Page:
The Unintended Life: A Phenomenological Reading of the Early Freud by Jeffrey McCurry, Ph.D.
SUGGESTED AUDIENCE: PSYCHIATRISTS, PSYCHOLOGISTS, SOCIAL WORKERS, COUNSELORS AND OTHER MENTAL HEALTH PROFESSIONALS
Wednesday, February 27, 2019
7:00 p.m. - 9:00 p.m.
Pittsburgh Psychoanalytic Center Library
401 Shady Ave. Suite B-101
Pittsburgh, PA 15206
Cost: $40 with CEs/CMEs
$20 General Admission
The early Freud is concerned as much with conscious experience as with the unconscious. Consciousness for Freud creates the unconscious because of consciousness's initial inability to engage the difficult, dangerous, and disturbing dimensions of its conscious experience of self and world. The therapeutic action of psychoanalysis is, therefore, and paradoxically, to return the self to its experience of its own experience. Thus healthy psychological experience, for the early Freud, is not always happy or pleasant. A healthy psychological life is, rather, one that welcomes to conscious experience the full vicissitudes of the flow of all its immediate and spontaneous thoughts, feelings, and wishes, whether these are pleasurable or painful. Such an image of psychologically healthy life disrupts our commonsense understanding of personhood, but it also enriches our conception of what it means to experience self and world more authentically in the aim of living a more fully human life.
1) Participants will be able to discuss what defines Freud's phenomenological approach to the unconscious in his early case studies on hysteria and how this approach differs from an explanatory approach. Participants will describe how this phenomenological approach to the unconscious, in contrast to an explanatory approach, affects how Freud thinks we can understand neurotic symptom-formation and the therapeutic action of psychoanalytic treatment that can offer a cure.
2) Participants will describe how Freud's phenomenological approach to psychoanalysis in his early case studies offers a vision of human experience and selfhood as internally diverse and incongruous, a vision that is both complementary to and challenging of certain currents in contemporary psychoanalytic thought.
About Our Presenter:
Dr. Jeffrey McCurry is Director of the Simon Silverman Phenomenology Center at Duquesne University, where he is also Affiliated Faculty in the Department of Philosophy. He is a recent academic-track graduate of the Pittsburgh Psychoanalytic Center. In addition to psychoanalysis, his interests include phenomenological philosophy, psychology and religion, and the literature, art, and music of European modernism. Dr. McCurry is in the midst of writing a book entitled "Dangerous Experience: Modernism from Freud to Philosophy."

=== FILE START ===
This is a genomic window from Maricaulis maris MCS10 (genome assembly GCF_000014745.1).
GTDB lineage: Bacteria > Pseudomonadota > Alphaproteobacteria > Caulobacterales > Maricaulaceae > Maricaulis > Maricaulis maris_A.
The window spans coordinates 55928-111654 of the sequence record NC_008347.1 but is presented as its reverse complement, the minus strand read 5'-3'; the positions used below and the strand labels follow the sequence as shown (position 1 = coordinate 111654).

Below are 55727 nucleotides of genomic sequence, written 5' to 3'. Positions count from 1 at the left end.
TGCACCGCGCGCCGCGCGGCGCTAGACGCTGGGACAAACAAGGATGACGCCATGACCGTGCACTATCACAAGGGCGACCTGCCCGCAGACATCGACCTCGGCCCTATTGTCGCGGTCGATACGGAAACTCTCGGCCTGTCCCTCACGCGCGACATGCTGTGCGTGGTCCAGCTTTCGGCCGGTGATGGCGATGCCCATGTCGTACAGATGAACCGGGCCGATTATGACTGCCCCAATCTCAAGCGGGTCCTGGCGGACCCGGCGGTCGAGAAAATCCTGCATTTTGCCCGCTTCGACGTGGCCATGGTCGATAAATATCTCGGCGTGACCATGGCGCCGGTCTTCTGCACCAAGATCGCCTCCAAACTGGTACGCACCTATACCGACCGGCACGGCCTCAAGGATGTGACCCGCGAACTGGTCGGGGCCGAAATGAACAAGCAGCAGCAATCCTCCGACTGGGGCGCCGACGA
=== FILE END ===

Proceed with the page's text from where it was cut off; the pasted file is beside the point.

Continuing Medical Education Statement
This activity has been planned and implemented in accordance with the accreditation requirements and policies of the Accreditation Council for Continuing Medical Education through the joint providership of the American Psychoanalytic Association and Pittsburgh Psychoanalytic Center. The American Psychoanalytic Association is accredited by the ACCME to provide continuing medical education for physicians. The American Psychoanalytic Association designates this Live Activity for a maximum number of (2) AMA PRA Category 1 Credit(s)™. Physicians should claim only the credit commensurate with the extent of their participation in the activity.
IMPORTANT DISCLOSURE INFORMATION FOR ALL LEARNERS:
None of the planners and presenters of this CME program have any relevant financial relationships to disclose.
APA-American Psychological Association Statement:
Pittsburgh Psychoanalytic Center is approved by the American Psychological Association to sponsor continuing education programs for psychologists.
Pittsburgh Psychoanalytic Center maintains responsibility for the program and its content.
This program is being offered for 2.0 continuing education credits.
Participants must pay tuition fee, sign in, attend the entire seminar, and complete an evaluation in order to receive a certificate of completion. Participants not fulfilling these requirements will not receive a certificate. Partial credit is not available.
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Need more information? Call Pittsburgh Psychoanaltyic Center @ 412-661-4224 or email: email@example.com
Pittsburgh Psychoanalytic Center Library (View)
401 Shady Ave., Suite B-101
Pittsburgh, PA 15206
|Minimum Age: 18|
|Kid Friendly: No|
|Dog Friendly: No|
|Wheelchair Accessible: Yes!|